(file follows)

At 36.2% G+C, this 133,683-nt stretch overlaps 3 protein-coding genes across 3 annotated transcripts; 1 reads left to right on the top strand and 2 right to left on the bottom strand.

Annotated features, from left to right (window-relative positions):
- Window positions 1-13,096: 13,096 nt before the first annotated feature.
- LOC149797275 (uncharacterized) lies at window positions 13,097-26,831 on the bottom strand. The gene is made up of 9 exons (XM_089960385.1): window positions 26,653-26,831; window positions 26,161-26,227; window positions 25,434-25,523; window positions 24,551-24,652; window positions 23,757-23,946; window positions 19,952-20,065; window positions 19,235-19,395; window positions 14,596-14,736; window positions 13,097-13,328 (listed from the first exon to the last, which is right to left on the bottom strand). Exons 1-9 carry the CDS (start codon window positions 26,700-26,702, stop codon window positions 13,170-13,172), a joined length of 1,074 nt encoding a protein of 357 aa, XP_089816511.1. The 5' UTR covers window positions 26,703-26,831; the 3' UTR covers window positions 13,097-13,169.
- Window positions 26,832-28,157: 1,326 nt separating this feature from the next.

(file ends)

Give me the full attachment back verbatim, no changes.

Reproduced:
At 36.2% G+C, this 133,683-nt stretch overlaps 3 protein-coding genes across 3 annotated transcripts; 1 reads left to right on the top strand and 2 right to left on the bottom strand.

Annotated features, from left to right (window-relative positions):
- Window positions 1-13,096: 13,096 nt before the first annotated feature.
- LOC149797275 (uncharacterized) lies at window positions 13,097-26,831 on the bottom strand. The gene is made up of 9 exons (XM_089960385.1): window positions 26,653-26,831; window positions 26,161-26,227; window positions 25,434-25,523; window positions 24,551-24,652; window positions 23,757-23,946; window positions 19,952-20,065; window positions 19,235-19,395; window positions 14,596-14,736; window positions 13,097-13,328 (listed from the first exon to the last, which is right to left on the bottom strand). Exons 1-9 carry the CDS (start codon window positions 26,700-26,702, stop codon window positions 13,170-13,172), a joined length of 1,074 nt encoding a protein of 357 aa, XP_089816511.1. The 5' UTR covers window positions 26,703-26,831; the 3' UTR covers window positions 13,097-13,169.
- Window positions 26,832-28,157: 1,326 nt separating this feature from the next.